Q&A: Kelly Moffitt, Creator and Writer of Flyover Podcast Newsletter and Producer at Storycorps.

This week, we spoke with Kelly about content creation and distribution on the coasts and in between, plus how she’s helping bring audio production to new and excited audiences.

The Idea: Flyover Podcast recommends podcasts and features Q&As with podcast producers from between the coasts. How did you come up with the idea for it?
KM: I’m from the Midwest, born and raised. I was working at St. Louis Public Radio and producing a daily talk show, and becoming sort of an avid podcast listener. One day I was realized that, at St. Louis Public Radio (SPLR), there’s really a plethora of fantastic podcasting produced. This included the talk show I worked on, which was a podcast itself. It just kind of dawned on me one day: we have all of these podcasts, but when I looked down at the podcast app on my phone, all of the podcasts I really listen to are produced in New York. And that really struck me because there were four podcasts being produced just at SLPR.

While I was there, I also organized an event called ‘So You Wanna Start a Podcast? STL,’ which brought local producers up to talk about how they made podcasts. It was one of the best attended events that our show had ever done. That just showed me that there’s a huge interest in learning how to podcast among people in “flyover country.” So with everything in mind, I wanted to highlight that people are doing this audio work, but also teach people how to do it themselves, especially people who don’t otherwise have access to learning audio production.

How do you identify the podcasts you choose to feature?
It’s a variety. I choose podcasts that are affiliated with public radio stations, that are independently produced, etc. I also look for a variety of content, so different styles of podcasts whether its narrative or fiction or some experimental stuff, in addition to the subject matter. But most of all, I’m looking for a wide geographical variety of podcasts. That means I have a running list on a map on my wall, and I use it to pinpoint where the podcasts I’m featuring come from and I identify where I have gaps. I’m looking for different city sizes, for socioeconomic diversity, for racial diversity, and gender diversity. And it’s kind of this never-ending matrix in my brain for trying to get all over the map to show the wide variety of podcasts there are between the coasts.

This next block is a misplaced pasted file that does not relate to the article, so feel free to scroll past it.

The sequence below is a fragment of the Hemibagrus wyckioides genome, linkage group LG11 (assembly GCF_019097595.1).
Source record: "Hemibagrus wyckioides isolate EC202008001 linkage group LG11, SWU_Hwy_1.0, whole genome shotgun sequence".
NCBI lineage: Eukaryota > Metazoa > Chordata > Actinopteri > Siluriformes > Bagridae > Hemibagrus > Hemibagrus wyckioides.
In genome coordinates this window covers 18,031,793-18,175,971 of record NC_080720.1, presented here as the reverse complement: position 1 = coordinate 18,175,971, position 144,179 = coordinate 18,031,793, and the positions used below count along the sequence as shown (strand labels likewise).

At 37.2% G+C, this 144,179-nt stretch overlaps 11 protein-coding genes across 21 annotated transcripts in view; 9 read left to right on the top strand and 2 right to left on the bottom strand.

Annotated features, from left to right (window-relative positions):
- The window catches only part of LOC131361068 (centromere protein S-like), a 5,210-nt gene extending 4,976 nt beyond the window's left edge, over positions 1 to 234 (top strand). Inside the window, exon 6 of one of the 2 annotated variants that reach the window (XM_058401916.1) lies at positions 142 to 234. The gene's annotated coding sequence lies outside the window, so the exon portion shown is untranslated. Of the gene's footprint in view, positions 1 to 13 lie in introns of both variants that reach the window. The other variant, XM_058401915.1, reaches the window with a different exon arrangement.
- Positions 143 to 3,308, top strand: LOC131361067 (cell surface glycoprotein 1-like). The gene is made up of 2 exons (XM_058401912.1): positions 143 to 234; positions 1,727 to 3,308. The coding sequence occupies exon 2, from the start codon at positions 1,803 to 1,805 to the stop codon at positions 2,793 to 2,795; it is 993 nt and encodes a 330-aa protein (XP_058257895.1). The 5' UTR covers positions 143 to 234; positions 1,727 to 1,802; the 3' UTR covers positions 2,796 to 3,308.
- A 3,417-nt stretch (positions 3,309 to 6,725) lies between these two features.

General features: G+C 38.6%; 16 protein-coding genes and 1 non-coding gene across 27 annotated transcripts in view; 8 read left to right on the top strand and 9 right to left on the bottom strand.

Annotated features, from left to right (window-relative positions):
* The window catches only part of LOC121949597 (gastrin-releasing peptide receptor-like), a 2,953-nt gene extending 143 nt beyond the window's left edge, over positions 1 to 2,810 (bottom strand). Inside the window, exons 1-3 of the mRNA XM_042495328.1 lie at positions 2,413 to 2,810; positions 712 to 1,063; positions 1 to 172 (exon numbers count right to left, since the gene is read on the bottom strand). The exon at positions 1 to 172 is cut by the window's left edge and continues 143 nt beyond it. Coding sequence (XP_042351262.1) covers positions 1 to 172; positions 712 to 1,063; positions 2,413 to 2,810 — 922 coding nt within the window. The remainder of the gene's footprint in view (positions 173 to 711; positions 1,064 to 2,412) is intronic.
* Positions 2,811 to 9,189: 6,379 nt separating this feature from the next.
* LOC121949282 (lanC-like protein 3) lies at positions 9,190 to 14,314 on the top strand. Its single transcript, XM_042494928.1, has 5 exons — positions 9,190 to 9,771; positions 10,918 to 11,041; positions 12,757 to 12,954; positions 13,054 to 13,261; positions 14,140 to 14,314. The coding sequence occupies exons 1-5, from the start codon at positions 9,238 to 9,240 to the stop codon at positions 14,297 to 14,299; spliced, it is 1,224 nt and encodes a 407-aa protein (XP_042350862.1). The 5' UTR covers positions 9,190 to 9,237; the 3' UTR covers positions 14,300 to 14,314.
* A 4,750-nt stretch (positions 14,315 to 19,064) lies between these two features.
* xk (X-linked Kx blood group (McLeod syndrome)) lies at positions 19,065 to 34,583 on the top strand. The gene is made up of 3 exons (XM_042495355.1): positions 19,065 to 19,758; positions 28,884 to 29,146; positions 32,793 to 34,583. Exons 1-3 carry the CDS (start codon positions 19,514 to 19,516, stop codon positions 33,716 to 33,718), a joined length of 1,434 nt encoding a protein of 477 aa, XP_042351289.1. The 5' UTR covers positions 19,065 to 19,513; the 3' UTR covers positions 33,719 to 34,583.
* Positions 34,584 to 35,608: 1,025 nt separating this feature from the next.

How does your work at Storycorps in New York inform what you do with the Flyover newsletter?
I think it reinforces how many resources there are in New York (in contrast to other places) for people remotely interested in podcasts. You can easily go to an event to see a podcast getting recorded, and there are a plethora of community classes to take to learn audio production. Those things often don’t exist in smaller cities between the coasts. So being in New York can show me what people are teaching in those kinds of classes and what people want to learn, so I’m able to bake those learnings into what I’m asking people in the newsletter. Overall, it also just shows how little attention people pay to where their podcasts come from.

As far as my work at StoryCorps, I’m looking for stories from all across the country so I’m always looking to find new podcasts when I’m researching for a work trip. Also, my background isn’t in traditional audio storytelling, so it’s a learning process for me as well. I’m learning more refined questions to ask podcasters that would be translatable to people that are new to the field.

Image courtesy of Kelly Moffit

Are there any surprising differences or similarities that you’ve noticed between your work in audio production and your work producing a newsletter?
My background is in digital media, so I’m very used to writing in a more informal way for the newsletter. And I’m used to the Q&A format where you basically have however much space you want. I think a difference with audio storytelling is that you’re looking for a specific narrative arc, and that means being ruthless in some cases about what you cut.

What is an interesting thing that you’ve seen recently from a media outlet other than your own?
I really like reading Kim Bui’s The Middles newsletter — I think that would be a good newsletter for anyone who’s looking to add more newsletters to their inbox. (Editor’s note: we did a Subscriber Spotlight with Kim a few months ago. Check it out here!)

This Subscriber Spotlight first appeared in the March 26th edition of The Idea. To get your weekly update on everything new and innovative in digital media, subscribe here!